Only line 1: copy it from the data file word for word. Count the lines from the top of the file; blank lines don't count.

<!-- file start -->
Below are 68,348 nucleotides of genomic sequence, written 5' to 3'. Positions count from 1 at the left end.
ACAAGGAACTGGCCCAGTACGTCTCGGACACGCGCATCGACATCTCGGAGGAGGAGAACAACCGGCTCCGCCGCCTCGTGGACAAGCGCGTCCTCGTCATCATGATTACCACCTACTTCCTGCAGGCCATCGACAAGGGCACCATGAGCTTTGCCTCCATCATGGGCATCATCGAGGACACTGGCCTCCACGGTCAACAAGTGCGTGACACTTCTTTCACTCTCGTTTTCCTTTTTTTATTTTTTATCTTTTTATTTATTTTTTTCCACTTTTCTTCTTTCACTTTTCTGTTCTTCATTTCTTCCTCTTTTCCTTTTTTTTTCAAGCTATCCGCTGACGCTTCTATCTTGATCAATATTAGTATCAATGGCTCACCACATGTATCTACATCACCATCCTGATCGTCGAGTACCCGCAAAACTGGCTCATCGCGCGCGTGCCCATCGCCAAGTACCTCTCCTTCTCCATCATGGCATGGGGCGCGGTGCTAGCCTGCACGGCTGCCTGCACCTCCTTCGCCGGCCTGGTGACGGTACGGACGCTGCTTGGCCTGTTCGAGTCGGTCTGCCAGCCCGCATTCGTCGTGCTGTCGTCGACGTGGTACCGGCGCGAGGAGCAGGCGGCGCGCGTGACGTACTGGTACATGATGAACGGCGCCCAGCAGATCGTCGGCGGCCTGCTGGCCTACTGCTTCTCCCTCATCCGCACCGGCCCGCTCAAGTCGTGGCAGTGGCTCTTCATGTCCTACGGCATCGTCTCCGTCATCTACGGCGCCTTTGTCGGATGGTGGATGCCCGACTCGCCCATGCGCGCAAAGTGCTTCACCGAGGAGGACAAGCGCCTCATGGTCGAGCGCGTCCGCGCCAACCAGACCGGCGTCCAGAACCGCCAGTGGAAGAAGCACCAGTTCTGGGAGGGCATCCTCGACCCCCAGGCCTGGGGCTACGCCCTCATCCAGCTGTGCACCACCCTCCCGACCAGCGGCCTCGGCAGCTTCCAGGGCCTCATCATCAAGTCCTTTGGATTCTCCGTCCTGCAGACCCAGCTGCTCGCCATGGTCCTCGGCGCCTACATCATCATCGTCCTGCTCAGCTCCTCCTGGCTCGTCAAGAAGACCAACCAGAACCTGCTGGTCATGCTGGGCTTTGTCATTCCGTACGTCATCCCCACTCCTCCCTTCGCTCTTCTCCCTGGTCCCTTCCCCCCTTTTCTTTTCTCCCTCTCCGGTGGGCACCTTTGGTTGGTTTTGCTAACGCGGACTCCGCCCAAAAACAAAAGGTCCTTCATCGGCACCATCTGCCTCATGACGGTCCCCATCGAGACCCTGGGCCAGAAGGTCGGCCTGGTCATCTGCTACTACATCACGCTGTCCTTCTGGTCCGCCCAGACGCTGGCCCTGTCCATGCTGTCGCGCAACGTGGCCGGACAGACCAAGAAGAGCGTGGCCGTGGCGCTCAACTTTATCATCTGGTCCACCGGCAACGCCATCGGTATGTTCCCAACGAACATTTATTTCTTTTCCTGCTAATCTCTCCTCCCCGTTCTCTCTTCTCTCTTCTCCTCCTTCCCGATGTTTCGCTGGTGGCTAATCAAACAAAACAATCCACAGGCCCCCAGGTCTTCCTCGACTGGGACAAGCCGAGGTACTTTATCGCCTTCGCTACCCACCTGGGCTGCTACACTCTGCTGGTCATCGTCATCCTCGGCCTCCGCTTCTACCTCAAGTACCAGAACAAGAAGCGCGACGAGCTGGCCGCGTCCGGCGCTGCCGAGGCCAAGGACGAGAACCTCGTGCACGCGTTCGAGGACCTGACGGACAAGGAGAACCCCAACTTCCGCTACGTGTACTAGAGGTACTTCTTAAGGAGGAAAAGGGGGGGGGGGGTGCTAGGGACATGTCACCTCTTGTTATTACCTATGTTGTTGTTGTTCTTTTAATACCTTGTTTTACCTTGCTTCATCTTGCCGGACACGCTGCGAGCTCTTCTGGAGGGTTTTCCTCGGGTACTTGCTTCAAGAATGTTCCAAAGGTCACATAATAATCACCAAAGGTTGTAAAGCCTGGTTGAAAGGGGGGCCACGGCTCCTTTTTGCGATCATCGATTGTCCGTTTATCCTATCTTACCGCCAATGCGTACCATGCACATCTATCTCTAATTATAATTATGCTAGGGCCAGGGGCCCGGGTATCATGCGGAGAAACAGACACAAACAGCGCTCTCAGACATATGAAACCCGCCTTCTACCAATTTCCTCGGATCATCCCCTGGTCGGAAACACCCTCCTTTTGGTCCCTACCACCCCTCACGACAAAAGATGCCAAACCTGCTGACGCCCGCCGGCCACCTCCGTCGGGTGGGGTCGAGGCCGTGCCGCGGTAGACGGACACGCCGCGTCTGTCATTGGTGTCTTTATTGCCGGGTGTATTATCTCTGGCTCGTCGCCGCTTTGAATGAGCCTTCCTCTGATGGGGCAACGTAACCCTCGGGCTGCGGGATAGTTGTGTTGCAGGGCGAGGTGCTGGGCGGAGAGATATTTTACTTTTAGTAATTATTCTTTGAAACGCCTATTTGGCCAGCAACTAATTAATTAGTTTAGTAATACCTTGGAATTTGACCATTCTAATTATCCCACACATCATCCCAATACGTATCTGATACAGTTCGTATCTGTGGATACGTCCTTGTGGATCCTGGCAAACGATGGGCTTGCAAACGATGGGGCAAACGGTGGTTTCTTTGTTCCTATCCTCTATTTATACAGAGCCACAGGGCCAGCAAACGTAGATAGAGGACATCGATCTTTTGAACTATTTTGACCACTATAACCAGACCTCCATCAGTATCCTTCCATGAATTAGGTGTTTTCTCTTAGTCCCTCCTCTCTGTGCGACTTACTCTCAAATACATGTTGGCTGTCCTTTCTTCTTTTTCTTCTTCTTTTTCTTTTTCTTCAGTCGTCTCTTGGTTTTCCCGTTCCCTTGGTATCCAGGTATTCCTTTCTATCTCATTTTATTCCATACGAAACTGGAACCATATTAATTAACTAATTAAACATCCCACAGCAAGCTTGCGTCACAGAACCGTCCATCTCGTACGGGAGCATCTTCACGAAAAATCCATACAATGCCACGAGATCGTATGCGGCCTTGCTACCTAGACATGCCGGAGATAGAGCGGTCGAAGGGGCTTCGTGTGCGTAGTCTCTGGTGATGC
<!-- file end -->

Below are 68,348 nucleotides of genomic sequence, written 5' to 3'. Positions count from 1 at the left end.